This is part of the DR Book Collection.
Swedish intellectual Johan Norberg has penned a readable, optimistic, and data-driven book on the progress the world has made over the last 200+ years. As the title–Progress: Ten Reasons to Look Forward to the Future–suggests, Norberg focuses on ten aspects of human well-being. Each one has improved dramatically over the last couple centuries:
- Life expectancy
- The environment
- The next generation
As I was listening to the Audible version in the car, the section on poverty really got to me, especially this part:
According to some statisticians, 28 March 2012 was a big day for humanity. It was the first day in modern history that developing countries were responsible for more than half of global GDP, up from thirty-eight percent ten years earlier. This convergence makes sense. If people have freedom and access to knowledge, technology and capital, there is no reason why they shouldn’t be able to produce as much as people anywhere else. A country with a fifth of the world’s population should produce around a fifth of its wealth. That has not been the case for centuries, because many parts of the world were held back by oppression, colonialism, socialism and protectionism. But these have no diminished, and a revolution in transport and communication technology makes it easier to take advantage of a global division of labour, and use technologies and knowledge that it took other countries generations and vast sums of money to develop. This has resulted in the greatest poverty reduction the world has ever seen.1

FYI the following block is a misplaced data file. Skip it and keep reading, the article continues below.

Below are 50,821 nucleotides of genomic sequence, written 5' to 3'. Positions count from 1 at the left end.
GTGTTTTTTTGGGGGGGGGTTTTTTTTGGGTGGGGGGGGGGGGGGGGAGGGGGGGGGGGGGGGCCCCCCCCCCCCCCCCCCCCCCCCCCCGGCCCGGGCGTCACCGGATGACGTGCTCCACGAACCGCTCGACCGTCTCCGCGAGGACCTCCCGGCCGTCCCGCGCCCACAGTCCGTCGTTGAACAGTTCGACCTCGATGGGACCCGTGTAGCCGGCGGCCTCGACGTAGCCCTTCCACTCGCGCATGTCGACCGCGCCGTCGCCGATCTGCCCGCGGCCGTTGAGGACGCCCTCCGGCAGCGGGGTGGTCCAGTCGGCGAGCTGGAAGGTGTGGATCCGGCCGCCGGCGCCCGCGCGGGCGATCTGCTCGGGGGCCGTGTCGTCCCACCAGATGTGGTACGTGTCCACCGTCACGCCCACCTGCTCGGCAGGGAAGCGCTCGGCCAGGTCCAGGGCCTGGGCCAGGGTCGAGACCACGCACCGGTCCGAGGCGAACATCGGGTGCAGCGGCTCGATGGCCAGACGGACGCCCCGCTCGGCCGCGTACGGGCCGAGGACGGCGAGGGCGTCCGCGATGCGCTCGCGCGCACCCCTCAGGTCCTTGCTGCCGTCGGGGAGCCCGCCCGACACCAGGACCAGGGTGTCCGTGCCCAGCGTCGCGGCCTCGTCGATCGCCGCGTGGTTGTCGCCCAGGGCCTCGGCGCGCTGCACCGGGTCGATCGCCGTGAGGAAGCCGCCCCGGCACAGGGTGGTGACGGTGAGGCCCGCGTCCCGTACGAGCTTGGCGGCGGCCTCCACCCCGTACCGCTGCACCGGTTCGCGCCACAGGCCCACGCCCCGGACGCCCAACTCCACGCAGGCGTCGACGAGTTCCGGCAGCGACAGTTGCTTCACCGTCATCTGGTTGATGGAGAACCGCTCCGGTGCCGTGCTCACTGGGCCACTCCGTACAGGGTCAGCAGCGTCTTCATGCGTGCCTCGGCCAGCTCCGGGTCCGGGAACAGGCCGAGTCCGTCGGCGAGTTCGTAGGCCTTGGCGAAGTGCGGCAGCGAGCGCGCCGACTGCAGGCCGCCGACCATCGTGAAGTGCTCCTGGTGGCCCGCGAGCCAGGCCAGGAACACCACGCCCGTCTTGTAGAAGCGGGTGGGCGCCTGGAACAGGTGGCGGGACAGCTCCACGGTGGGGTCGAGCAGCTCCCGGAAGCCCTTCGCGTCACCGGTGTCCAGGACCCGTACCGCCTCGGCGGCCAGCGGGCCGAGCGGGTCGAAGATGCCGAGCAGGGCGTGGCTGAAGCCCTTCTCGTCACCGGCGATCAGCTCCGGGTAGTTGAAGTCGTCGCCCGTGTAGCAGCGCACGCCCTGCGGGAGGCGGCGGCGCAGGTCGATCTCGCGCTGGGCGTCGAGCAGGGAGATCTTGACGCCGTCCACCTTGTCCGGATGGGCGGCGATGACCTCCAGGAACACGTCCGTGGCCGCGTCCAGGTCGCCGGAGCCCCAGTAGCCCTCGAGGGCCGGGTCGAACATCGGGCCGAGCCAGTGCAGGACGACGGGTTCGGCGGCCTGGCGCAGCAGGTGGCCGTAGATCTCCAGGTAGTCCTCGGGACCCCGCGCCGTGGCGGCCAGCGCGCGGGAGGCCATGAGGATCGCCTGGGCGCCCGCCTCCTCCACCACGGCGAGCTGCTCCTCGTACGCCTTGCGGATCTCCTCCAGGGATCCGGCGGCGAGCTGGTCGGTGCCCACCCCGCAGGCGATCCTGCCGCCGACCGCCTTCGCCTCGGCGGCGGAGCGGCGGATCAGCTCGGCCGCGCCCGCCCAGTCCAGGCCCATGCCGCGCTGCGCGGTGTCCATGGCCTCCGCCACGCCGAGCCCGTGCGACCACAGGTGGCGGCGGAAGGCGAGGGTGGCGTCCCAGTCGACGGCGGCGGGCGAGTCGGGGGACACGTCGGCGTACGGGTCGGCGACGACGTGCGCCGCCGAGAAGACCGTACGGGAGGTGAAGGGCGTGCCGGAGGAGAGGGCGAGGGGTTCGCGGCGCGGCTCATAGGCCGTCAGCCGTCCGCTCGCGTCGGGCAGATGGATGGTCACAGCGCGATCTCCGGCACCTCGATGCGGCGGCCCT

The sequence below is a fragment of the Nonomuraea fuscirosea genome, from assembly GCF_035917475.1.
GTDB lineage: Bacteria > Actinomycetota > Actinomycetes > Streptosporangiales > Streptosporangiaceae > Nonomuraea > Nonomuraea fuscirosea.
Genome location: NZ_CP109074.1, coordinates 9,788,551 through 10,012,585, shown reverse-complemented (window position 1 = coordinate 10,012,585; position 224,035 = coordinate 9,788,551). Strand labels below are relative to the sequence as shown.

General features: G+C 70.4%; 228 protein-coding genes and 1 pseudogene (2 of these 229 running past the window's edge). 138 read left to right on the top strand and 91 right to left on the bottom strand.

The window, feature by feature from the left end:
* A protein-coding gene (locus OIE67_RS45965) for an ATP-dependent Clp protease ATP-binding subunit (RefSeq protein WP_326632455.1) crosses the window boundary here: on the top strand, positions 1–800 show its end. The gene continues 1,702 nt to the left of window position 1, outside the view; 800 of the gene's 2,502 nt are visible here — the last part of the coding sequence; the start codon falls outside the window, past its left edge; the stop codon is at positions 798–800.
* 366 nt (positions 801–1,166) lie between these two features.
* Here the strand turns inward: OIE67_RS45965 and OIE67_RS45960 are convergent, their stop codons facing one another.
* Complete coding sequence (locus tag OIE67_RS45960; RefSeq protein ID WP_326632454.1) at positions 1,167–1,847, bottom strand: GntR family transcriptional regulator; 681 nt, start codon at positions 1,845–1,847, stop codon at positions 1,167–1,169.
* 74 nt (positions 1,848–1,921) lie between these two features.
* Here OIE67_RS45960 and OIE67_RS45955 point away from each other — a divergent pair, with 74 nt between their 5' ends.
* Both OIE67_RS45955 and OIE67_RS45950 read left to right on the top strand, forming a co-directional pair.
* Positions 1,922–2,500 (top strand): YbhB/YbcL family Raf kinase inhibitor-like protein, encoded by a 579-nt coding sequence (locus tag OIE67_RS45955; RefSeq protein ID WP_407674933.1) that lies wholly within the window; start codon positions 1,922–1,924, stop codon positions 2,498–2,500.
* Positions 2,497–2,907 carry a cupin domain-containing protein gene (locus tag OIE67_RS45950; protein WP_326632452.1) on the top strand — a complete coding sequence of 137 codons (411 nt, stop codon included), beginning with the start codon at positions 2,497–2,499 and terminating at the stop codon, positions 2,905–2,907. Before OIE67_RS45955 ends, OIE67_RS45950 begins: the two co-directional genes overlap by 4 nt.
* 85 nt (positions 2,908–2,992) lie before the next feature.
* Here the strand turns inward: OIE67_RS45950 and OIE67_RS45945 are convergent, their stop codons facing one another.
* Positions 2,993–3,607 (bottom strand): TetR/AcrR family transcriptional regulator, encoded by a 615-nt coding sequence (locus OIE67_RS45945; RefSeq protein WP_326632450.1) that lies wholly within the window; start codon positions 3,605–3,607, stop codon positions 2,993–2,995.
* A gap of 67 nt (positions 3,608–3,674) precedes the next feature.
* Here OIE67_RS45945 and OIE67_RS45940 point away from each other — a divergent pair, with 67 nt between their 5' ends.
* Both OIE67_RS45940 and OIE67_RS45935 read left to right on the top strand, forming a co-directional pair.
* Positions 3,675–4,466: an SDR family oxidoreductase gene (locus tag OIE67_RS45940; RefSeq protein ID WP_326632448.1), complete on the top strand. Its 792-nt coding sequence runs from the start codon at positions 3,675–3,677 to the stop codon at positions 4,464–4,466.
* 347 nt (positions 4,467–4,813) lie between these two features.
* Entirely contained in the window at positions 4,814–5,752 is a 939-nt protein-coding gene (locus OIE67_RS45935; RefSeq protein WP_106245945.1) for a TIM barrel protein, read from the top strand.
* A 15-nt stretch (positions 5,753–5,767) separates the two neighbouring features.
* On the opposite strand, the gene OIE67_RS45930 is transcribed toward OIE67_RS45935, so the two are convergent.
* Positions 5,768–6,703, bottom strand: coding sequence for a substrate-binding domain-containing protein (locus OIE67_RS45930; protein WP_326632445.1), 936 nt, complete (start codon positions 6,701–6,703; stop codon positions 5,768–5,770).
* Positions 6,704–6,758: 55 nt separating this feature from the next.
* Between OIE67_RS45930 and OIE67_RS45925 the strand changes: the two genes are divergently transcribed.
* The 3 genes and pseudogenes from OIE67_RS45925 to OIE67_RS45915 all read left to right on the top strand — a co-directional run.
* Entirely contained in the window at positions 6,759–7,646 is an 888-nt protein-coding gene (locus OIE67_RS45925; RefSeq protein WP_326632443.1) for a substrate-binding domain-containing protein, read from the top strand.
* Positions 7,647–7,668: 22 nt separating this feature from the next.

If you want a fantastic summary of some of the greatest achievements in human history, check it out. You can see a lecture by Norberg in the video below.